Last week, Judge Alito’s leaked opinion confirmed my worst fears: Supreme Court will fall Roe v. Wade and Planned Parenthood v. Casey without regard to the dignity, health, safety or even life of pregnant people. If this decision is formalized, anti-abortion extremists in Missouri will push for the criminalization of pregnant people and those who support them. Back in 2014, I never imagined that one day I’d live in an America that disapproves of my choice of medical abortion after becoming pregnant amid an abusive marriage.
Domestic violence is about control. Reproductive and sexual coercion is a tactic that abusers use to maintain power over their victims by manipulating their partners’ pregnancy and reproductive outcomes. I decided to leave my abuser after I gave birth to my fourth child while being physically and emotionally abused, but he knew that five children would limit my ability to leave.
The decision to leave was a difficult one, but I knew that if I survived this abuse, I would have the chance to raise my current children free of violence. I’ve developed a habit of constantly taking pregnancy tests. After the last positive, I called the clinic to inquire about the most discreet and affordable abortion method. Being able to have an abortion was the most liberating experience.
After having my abortion, I mustered up the courage to leave my abusive marriage. I was homeless and had no means to provide for myself or my children. I had financial problems for four years. I couldn’t imagine taking a new baby with me on this horrific journey. I don’t know if I would have survived as a single mother of four children and a newborn baby.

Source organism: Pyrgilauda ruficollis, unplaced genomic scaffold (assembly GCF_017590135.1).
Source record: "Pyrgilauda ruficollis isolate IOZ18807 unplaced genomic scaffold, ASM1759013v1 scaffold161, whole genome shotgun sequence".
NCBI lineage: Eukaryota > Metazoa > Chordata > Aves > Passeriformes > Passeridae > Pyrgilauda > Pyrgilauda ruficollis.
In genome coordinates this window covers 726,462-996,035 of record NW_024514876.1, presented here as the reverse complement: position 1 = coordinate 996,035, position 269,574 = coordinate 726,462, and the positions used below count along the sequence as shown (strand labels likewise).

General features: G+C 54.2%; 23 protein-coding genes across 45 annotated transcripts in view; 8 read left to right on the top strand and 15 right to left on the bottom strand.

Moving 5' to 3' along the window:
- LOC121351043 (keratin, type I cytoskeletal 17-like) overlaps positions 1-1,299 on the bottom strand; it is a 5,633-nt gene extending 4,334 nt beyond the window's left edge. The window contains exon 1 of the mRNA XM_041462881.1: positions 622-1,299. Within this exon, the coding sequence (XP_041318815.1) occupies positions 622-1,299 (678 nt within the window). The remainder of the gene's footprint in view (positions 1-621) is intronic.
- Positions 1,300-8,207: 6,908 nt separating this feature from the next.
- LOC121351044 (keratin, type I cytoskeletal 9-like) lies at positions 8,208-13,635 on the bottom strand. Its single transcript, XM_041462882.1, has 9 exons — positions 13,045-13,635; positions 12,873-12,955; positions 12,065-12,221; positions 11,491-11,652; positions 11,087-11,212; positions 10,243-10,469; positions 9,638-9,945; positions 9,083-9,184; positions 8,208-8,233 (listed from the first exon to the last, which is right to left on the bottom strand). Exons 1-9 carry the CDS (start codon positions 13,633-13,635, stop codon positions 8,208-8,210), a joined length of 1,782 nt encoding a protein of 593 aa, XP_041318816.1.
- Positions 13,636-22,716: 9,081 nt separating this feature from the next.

I share my story for the importance of Roe v. Wade and the impact that the expected Supreme Court ruling will have on those most at risk: black people, people of color, people surviving economic insecurity, transgender people, immigrants, young people, people with disabilities and especially those who are victims become abused.
Nationwide, almost one in four people experience intimate partner violence. Missouri has the third highest domestic violence rate in the nation. Black women experience domestic violence more often than many other groups and are two and a half times more likely to die at the hands of their abusers. The criminalization push we see from Missouri lawmakers — following in the footsteps of Texas — will have a disproportionate impact on black people seeking abortion services in a state with the highest domestic violence rate in the nation. We know that black people and other people of color are already overburdened, and new and existing bans are creating new avenues for police control based on their pregnancy outcomes.
Trusting black women means believing survivors and protecting and ensuring access to safe, affordable abortion care.
dr. Love Holt is a Reproductive Freedom Organizer with Pro Choice Missouri. Pro-Choice Missouri is a grassroots pro-abortion advocacy organization in Missouri.